Densho Digital Archive
Preserving California's Japantowns Collection
Title: Kenji Maruko Interview
Narrator: Kenji Maruko
Interviewers: Jill Shiraki (primary); Tom Ikeda (secondary)
Location: Fresno, California
Date: March 9, 2010
Densho ID: denshovh-mkenji-01-0025

<Begin Segment 25>

TI: So let's talk about Santa Fe. What did you see at Santa Fe?

KM: [Laughs] Oh, Santa Fe? It's pretty country. [Laughs]

TI: So better than Jerome?

KM: Yeah. It was a lot better than Jerome, because it was out in the foothills. And of course, it's the Indian architecture, but not the camps. Uh-uh, not the camps at all.

TI: So describe the camps.

KM: The camp was, it was just one long barrack, and tarpaper again, same thing, and all men in there. And we had people from, was it Chile or from South America. Quite a few fellows from South America, and they looked different, too, South American Isseis. Because most of 'em spoke Japanese and Spanish. And we seen one guy commit suicide, oh, it was kind of tragic. I guess he was depressed because they used the South American families to exchange prisoners, and they were people without a country because people in South America didn't want 'em, they didn't want 'em back. And, of course, they came into the United States as prisoners, and they didn't have any papers here, either. So they were technically people without a country.

TI: And so one of them committed suicide?

KM: He took lye. Came back from lunch, and there was a commotion going on, "What's going on?" Well, he just committed suicide. You know, you think about it, committing suicide is easy. And if you're depressed enough, you'll do anything.

TI: It must have been hard for you and others, though.

KM: No, it didn't bother us.

TI: It didn't bother you? Okay. How about security at Santa Fe compared to, say, Tule Lake?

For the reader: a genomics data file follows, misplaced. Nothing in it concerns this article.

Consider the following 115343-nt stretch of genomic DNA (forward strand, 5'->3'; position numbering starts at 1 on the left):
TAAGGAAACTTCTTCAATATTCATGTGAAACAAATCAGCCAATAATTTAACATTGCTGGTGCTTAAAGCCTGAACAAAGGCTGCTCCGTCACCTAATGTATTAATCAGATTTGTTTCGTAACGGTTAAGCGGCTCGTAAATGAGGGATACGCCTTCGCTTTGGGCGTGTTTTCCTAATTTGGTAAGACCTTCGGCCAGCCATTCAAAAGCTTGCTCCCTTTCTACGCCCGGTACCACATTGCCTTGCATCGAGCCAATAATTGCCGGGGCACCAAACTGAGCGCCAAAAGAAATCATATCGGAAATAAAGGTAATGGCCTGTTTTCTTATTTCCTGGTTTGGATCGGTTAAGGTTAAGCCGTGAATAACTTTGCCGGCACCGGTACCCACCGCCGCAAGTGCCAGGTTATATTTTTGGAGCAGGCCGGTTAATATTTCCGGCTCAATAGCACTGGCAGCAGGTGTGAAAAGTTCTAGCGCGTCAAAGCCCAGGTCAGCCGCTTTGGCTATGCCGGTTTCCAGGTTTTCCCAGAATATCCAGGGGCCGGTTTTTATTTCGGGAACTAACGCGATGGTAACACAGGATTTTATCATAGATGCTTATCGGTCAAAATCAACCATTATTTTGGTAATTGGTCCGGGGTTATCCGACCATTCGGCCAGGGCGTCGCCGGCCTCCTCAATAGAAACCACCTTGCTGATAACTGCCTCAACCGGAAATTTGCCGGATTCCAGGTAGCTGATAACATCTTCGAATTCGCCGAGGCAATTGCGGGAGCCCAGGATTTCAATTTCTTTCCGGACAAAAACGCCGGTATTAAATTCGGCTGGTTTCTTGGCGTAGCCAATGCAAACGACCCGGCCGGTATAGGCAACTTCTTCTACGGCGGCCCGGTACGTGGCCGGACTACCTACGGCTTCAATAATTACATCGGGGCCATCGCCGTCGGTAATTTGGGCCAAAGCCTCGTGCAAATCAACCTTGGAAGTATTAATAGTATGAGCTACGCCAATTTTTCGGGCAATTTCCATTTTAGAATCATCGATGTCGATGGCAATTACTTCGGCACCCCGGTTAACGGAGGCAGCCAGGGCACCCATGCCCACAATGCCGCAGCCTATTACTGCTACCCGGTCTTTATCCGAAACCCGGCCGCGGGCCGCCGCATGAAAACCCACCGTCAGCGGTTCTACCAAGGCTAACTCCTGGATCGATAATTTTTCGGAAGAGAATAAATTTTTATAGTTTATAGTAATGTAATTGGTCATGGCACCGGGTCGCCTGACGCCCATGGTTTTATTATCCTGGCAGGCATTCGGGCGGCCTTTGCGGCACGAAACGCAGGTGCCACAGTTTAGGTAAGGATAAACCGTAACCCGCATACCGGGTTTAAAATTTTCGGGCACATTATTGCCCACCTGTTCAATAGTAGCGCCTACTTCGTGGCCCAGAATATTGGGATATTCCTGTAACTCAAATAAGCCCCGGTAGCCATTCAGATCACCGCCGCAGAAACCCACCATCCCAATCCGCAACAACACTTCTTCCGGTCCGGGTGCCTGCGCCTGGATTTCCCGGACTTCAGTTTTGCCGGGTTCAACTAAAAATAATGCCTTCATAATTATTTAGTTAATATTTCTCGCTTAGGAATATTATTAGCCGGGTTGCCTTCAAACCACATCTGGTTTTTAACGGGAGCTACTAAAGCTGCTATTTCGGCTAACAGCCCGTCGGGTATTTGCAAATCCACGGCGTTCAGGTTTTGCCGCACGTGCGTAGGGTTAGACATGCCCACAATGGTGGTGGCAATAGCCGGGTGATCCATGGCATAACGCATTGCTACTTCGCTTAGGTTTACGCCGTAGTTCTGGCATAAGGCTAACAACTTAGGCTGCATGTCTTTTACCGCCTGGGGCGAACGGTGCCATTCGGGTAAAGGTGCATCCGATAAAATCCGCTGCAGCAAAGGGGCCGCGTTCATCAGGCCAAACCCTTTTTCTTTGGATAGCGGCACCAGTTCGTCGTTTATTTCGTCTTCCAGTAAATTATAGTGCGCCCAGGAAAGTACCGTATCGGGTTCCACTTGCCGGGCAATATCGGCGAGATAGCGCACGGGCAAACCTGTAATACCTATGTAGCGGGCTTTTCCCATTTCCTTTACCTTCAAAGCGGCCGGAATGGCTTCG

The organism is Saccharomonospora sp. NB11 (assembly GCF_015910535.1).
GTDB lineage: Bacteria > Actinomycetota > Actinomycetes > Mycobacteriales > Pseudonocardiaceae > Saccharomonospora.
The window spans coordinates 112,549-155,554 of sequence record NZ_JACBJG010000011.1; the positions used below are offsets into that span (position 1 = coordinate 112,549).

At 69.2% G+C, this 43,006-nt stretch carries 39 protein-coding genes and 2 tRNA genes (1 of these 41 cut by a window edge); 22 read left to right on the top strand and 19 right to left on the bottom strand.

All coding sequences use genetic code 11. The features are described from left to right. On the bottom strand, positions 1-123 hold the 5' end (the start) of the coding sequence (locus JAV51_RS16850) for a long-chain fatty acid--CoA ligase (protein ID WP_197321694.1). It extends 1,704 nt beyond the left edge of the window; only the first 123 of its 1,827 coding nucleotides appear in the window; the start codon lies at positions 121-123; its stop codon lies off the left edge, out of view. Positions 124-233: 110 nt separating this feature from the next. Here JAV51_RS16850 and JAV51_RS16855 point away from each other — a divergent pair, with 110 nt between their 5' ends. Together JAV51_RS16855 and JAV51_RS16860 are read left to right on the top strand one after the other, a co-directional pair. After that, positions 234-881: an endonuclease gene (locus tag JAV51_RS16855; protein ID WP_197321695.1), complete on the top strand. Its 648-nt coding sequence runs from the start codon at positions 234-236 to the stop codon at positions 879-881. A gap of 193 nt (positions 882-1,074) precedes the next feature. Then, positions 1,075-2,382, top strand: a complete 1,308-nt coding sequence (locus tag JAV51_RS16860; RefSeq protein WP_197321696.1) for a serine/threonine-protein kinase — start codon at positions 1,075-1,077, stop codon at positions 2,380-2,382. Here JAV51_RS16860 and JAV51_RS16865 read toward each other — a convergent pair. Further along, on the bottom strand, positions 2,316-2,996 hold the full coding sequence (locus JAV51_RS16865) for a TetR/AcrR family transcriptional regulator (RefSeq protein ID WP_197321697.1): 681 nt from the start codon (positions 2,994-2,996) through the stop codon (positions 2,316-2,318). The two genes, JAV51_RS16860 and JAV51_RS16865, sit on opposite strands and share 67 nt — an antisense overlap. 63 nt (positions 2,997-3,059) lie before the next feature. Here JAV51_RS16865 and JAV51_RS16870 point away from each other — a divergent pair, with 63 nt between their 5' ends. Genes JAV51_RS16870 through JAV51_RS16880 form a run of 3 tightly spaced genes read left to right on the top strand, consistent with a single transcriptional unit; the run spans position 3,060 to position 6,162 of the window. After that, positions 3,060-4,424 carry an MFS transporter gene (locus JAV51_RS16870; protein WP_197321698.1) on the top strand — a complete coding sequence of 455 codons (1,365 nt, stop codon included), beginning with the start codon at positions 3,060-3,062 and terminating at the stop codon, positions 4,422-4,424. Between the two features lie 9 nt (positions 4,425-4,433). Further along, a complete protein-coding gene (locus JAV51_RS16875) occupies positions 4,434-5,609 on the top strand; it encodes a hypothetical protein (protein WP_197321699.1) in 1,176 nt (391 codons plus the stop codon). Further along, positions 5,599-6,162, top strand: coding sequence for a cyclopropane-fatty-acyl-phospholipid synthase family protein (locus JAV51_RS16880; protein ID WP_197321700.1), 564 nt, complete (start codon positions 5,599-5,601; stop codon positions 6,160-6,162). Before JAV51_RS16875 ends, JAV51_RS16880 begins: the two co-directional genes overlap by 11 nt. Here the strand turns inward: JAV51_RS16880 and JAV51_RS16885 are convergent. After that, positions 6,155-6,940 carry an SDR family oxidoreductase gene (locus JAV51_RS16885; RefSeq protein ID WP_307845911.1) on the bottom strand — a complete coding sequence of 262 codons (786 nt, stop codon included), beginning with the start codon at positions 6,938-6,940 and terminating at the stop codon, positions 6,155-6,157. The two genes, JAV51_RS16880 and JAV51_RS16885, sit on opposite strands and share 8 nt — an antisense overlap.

KM: I'll tell you something about Santa Fe security. Lax. It's a federal, but lax. Because one of our younger member, he was studying radio. At that time, radio was... and he built himself a shortwave radio set, and he was, of course, the barrack was higher because we had to walk up to the barrack, there was a lot of room underneath. And he built himself a shortwave radio in the camp, and they didn't catch him. And he was listening to Tokyo all the time. And when they surrendered, he says, "Oh, I heard it on the news. NHK," he says. [Laughs] "What do you got?" he says. "I got a shortwave radio."

TI: So he built it and was able to hide it so that he could...

KM: Yeah, uh-huh. He was in the basement there. They were downstairs from the barrack. I thought that was funny, because you'd think they'd have equipment to trace all of that, but no, they didn't have anything.

TI: How about other security? Was it kind of similar to Tule Lake?

KM: Yeah, similar to the rest of the places, yeah, security was.

TI: And how about, like, fences and things like that?

KM: They had fences, barbed-wire fence, oh, yeah. And then they, the older guys played golf.

TI: You know, at, places like Santa Fe, here you had, from the whole West Coast, all the leaders of the Japanese community all in one place. Did you ever... and I guess your father among them, he was there, too. Did you see them talking a lot?

KM: Oh, yeah, because I think the three ministers from the Buddhist church was there, Fresno Buddhist church was in the same, same concentration camp, yeah.

TI: So did you ever participate in any discussions with the others or...

KM: No, uh-huh.

TI: Or how about your father? Did he ever talk to you about what was being discussed?

KM: No, he didn't. Yeah, kind of left us alone because it's a different group, different age groups.

TI: So you hung around more the people your age, the younger group.

KM: Uh-huh.

TI: And so they were the more recent people who went to Santa Fe, and they had the other group that was there maybe a little bit longer.

KM: Longer, yeah.

<End Segment 25> - Copyright © 2010 Densho and Preserving California's Japantowns. All Rights Reserved.